on 20 December 2008
This book is essential. It responds with both compassion and the wisdom of first hand experience to the growing debate over humanitarian crises and how to deal with them. I applaud the author for his courage in volunteering for humanitarian service in some of the most dangerous places on earth. More importantly though I applaud his courage in speaking up forcefully to the growing lobby of liberal interventionists, who urge the US to take up the new `white man's burden' and to assume the mantle of responsibility to protect. Conor Foley has put himself in harm's way during his service and now argues against the tide of growing opinion (supported by the media and such high profile players as CNN's Christiane Amanpour) in favour of a more cautious and pragmatic approach to humanitarian conflicts. Mr. Foley quite literally charts a course along a `Thin Blue Line' between humanitarian compassion and the impulse to intervene, which has in recent years evidently caused more suffering rather than less.
A few examples of Foley's contribution to the debate may be helpful:
* The author reviews the traditional role of humanitarian organizations and their tendency toward neutrality in order to accomplish their goals. He then explains how that neutrality has been co-opted by a political humanitarianism favoring intervention.
* He examines how the policies of the UK government evolved under Tony Blair to abandon multilateralism in favor of liberal interventionism and a special relationship with "the world's strongest state."
* He explains how the humanitarian effort in Afghanistan "joined the wider counter-insurgency effort." And he laments that he and his colleagues had not signed up for such a role.
* Foley documents how the US and NATO have lost the good will of the Afghan people over recent years using the methods of secret prisons as in Iraq. And this fact should give pause to those who support additional troop deployments to the country today. Meanwhile the aid that had been promised to the country and for which aid workers went to the ends of the world to deliver never materialized.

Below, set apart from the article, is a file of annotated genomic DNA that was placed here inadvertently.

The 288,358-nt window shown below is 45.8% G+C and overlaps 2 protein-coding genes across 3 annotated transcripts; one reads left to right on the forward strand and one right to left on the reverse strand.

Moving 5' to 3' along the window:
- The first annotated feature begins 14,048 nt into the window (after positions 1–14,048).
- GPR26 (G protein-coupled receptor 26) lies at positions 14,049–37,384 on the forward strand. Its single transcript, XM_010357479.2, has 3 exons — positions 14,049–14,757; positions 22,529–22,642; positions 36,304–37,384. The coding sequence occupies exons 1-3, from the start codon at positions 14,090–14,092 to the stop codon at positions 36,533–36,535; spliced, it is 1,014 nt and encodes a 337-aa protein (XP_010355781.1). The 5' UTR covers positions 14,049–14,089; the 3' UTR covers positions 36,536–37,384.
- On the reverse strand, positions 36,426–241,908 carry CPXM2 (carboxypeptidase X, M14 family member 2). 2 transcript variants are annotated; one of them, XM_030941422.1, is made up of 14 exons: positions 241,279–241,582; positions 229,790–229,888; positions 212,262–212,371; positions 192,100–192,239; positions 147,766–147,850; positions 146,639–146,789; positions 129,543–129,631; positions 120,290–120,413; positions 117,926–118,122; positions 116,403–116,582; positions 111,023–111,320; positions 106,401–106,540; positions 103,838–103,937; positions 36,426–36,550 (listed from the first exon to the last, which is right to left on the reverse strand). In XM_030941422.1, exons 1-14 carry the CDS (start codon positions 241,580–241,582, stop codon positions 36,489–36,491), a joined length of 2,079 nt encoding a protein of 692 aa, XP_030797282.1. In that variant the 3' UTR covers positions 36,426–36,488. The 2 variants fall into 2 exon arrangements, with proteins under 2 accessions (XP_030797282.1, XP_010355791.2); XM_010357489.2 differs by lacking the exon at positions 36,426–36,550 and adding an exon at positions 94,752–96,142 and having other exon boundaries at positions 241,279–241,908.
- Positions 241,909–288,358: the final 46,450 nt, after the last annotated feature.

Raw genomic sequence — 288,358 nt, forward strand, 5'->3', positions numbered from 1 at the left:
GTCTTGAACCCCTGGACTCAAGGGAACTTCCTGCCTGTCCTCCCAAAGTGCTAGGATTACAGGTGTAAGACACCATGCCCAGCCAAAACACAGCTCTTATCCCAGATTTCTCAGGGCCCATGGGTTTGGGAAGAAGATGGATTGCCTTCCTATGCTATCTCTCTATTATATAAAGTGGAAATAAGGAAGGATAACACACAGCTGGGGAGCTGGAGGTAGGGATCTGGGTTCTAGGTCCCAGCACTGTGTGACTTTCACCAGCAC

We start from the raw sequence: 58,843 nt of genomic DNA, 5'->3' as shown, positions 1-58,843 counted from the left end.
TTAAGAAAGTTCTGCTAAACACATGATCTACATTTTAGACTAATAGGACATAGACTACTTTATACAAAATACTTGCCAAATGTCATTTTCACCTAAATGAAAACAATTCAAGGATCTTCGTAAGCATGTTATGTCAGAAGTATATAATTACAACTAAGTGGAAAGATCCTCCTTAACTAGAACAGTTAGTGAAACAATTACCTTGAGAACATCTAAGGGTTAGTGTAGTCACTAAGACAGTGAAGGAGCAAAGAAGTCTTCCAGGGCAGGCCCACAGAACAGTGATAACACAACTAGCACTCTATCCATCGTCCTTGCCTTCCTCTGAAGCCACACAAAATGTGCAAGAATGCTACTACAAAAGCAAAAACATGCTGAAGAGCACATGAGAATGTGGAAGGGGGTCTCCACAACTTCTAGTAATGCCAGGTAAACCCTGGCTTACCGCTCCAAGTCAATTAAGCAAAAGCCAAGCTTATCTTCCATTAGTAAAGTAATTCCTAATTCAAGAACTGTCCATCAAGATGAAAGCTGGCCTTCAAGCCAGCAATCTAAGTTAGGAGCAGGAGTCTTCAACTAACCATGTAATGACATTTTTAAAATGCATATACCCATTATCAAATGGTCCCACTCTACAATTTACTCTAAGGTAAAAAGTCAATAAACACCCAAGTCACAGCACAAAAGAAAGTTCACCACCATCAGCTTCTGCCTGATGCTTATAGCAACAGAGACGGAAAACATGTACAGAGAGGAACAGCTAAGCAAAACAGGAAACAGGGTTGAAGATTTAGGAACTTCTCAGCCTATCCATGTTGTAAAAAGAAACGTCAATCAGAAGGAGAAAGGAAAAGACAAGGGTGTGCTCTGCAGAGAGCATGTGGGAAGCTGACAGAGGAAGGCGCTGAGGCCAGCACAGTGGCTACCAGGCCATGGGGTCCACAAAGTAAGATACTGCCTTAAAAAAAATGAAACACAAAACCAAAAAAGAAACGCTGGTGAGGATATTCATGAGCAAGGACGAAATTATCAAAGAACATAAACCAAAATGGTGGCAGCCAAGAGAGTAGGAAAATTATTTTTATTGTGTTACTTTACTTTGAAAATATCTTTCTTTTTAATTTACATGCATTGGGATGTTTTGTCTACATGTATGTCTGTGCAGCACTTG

* The author examines the issue of the legality of humanitarian intervention and provides some behind the scenes debates, particularly in the UK, on how legal opinions evolved in order to accommodate Mr. Blair's new policy.
* He further demonstrates with some background on Bernard Kouchner how the support for liberal interventionism is not limited to the policies of the US and the UK.
* One of the most troubling details is that the US has exploited the mantle of humanitarian intervention to undermine the UN and to essentially take action when it suited its own national interests, thus establishing new historical precedents. This tendency gave voice to the call by John McCain, during the presidential campaign, to establish a `League of Democracies,' thus further sidelining the role of the UN.
The author has presented a clear and pragmatic critique to the growing clamor favoring liberal intervention in humanitarian crises. He has not suggested the abandonment of the suffering, but rather a compassionate argument that intervention has often occurred for the wrong reasons and with terribly adverse consequences. He agrees that there is a need to respond to humanitarian crises. But the way to do so is to clarify the issues of legality, to gain broad international consensus (and not proceed with a coalition of the willing) and most importantly to plan the mission and ensure ample material support with an emphasis on humanitarian development and not upon military victory, Clearly in order to achieve such a shift in the debate and the agenda a substantive reform of the UN charter is necessary, not least of which is a change in the status quo on the Security Council and the perquisites of its permanent members.
David Hillstrom, author of 'The Bridge'